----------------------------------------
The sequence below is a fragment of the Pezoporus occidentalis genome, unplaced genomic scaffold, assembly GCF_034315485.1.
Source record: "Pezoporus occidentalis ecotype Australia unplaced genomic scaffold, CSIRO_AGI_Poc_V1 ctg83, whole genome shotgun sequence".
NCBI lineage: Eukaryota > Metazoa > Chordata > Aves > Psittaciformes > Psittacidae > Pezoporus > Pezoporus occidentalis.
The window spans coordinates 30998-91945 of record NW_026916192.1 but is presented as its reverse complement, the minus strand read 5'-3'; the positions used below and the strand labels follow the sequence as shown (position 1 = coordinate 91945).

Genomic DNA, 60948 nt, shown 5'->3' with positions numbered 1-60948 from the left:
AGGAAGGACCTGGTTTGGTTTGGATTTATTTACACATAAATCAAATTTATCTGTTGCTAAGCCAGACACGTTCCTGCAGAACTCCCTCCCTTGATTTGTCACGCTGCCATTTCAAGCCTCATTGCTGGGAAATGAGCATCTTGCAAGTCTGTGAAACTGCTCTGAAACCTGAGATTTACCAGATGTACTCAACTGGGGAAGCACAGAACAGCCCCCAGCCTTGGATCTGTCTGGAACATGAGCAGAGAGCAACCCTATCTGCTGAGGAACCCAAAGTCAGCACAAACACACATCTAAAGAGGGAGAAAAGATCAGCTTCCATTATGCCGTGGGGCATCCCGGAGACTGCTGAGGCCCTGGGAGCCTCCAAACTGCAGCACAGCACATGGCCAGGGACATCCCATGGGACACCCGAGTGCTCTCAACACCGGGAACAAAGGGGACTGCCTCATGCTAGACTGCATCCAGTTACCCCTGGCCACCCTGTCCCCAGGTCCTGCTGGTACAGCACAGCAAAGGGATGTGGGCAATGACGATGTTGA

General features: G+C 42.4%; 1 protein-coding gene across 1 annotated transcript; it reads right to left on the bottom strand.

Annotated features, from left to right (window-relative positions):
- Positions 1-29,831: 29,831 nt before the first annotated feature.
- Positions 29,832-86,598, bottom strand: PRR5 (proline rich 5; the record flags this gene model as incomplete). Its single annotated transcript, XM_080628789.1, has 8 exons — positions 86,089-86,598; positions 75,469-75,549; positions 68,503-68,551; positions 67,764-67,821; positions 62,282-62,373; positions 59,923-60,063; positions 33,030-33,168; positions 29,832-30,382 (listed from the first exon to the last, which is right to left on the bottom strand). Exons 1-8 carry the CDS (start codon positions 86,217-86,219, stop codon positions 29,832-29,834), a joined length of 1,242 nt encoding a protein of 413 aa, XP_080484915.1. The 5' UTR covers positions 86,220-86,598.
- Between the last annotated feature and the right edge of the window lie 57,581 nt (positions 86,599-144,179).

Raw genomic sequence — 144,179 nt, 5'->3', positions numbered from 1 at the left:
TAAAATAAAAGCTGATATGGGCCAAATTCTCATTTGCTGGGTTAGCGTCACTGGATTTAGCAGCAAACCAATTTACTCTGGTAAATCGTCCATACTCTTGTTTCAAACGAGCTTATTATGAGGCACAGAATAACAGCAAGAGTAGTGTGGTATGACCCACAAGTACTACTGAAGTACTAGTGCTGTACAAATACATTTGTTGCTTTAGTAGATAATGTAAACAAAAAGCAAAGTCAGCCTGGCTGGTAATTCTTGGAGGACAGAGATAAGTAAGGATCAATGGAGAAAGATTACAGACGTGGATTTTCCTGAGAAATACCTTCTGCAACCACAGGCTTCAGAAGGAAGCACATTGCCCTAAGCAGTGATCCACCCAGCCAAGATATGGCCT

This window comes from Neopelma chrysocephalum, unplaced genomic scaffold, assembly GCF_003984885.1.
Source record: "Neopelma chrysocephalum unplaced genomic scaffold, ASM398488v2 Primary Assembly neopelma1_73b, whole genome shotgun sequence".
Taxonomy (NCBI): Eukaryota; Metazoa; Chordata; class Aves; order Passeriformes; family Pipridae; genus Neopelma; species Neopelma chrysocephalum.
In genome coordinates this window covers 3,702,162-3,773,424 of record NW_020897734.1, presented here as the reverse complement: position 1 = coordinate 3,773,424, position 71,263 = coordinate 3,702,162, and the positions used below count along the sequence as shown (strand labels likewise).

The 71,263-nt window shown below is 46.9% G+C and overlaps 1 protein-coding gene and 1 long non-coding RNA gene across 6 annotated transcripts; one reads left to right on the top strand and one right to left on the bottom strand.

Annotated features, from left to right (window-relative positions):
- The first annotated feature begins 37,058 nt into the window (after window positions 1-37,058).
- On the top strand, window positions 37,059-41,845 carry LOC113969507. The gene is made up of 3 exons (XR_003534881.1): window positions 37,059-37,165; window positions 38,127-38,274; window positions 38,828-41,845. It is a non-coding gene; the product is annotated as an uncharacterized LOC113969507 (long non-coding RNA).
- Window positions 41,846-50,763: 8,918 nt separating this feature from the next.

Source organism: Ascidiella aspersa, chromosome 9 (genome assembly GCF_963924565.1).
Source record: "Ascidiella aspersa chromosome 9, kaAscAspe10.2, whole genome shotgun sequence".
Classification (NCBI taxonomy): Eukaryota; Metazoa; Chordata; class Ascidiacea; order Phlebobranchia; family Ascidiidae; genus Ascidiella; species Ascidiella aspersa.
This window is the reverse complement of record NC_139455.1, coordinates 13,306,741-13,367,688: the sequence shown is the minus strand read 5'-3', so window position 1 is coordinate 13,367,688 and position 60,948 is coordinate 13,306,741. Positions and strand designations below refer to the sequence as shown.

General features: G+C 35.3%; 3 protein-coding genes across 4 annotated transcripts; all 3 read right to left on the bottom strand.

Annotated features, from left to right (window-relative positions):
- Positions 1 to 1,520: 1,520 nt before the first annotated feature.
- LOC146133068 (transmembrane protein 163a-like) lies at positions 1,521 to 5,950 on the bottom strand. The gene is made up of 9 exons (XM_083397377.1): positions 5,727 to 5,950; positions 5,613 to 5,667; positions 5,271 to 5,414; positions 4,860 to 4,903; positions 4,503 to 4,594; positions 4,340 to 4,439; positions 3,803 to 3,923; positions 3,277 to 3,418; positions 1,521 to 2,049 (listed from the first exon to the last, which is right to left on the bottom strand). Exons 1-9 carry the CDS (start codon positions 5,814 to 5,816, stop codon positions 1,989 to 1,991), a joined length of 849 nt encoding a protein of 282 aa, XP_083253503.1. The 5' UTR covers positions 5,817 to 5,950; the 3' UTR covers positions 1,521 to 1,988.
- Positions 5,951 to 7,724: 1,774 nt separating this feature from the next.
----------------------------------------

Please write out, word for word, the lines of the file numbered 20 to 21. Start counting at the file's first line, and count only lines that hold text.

- The first annotated feature begins 37,058 nt into the window (after window positions 1-37,058).
- On the top strand, window positions 37,059-41,845 carry LOC113969507. The gene is made up of 3 exons (XR_003534881.1): window positions 37,059-37,165; window positions 38,127-38,274; window positions 38,828-41,845. It is a non-coding gene; the product is annotated as an uncharacterized LOC113969507 (long non-coding RNA).